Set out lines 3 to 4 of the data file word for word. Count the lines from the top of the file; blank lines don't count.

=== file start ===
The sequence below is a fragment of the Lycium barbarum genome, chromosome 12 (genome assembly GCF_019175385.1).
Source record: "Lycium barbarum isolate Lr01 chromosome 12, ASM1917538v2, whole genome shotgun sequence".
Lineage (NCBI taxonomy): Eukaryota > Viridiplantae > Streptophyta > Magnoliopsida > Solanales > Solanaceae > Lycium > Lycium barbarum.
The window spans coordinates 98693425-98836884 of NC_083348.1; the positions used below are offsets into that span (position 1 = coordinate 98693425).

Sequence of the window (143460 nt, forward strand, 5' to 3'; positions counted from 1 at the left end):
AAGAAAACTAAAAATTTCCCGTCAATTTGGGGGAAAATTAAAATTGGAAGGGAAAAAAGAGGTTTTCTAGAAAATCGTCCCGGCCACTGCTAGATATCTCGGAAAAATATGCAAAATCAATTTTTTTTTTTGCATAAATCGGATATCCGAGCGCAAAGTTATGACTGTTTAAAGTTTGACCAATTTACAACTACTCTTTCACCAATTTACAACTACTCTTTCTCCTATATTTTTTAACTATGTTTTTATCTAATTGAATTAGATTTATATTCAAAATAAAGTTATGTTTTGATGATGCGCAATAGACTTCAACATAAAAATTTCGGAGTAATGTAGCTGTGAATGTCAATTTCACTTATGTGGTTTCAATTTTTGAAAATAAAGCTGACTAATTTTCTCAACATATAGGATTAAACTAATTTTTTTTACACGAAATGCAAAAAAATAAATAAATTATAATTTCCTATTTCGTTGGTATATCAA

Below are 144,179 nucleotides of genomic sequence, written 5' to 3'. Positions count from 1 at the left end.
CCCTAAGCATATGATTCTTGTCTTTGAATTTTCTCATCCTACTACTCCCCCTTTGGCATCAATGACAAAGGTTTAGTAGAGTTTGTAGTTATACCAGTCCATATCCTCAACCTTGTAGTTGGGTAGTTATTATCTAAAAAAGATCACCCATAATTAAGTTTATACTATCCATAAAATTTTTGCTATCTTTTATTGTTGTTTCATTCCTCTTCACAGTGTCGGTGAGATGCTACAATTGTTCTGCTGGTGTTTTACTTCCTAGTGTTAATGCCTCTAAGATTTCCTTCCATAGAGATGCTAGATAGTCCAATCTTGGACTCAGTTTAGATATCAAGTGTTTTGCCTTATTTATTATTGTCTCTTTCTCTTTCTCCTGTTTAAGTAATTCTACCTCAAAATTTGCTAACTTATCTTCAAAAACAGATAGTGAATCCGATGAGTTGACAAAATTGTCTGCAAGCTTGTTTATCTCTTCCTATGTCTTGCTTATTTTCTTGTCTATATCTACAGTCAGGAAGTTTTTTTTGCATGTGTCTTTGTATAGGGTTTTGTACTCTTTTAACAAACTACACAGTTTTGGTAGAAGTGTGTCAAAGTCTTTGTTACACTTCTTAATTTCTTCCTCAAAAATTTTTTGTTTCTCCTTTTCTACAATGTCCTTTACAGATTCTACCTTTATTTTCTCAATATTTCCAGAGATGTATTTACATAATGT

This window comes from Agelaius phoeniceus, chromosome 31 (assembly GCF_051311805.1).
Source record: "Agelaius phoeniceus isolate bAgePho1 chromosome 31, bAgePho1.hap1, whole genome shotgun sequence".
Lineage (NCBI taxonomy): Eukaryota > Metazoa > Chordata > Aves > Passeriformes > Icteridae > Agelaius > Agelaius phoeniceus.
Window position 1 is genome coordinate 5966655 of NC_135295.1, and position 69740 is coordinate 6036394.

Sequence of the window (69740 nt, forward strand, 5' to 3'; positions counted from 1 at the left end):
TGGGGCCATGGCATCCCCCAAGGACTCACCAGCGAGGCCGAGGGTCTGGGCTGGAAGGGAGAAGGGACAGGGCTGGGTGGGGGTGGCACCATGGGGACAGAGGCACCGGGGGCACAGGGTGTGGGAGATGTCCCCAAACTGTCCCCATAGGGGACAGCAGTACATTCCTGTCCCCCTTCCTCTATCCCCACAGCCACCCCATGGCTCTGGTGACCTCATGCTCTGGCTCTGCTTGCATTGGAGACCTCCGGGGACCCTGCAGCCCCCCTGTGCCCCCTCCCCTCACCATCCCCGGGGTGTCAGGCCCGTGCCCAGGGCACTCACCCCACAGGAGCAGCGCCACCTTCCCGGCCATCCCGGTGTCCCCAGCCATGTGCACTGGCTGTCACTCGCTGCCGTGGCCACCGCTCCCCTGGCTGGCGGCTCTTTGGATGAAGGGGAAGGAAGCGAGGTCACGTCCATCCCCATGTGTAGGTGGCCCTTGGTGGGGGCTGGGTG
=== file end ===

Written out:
Lineage (NCBI taxonomy): Eukaryota > Viridiplantae > Streptophyta > Magnoliopsida > Solanales > Solanaceae > Lycium > Lycium barbarum.
The window spans coordinates 98693425-98836884 of NC_083348.1; the positions used below are offsets into that span (position 1 = coordinate 98693425).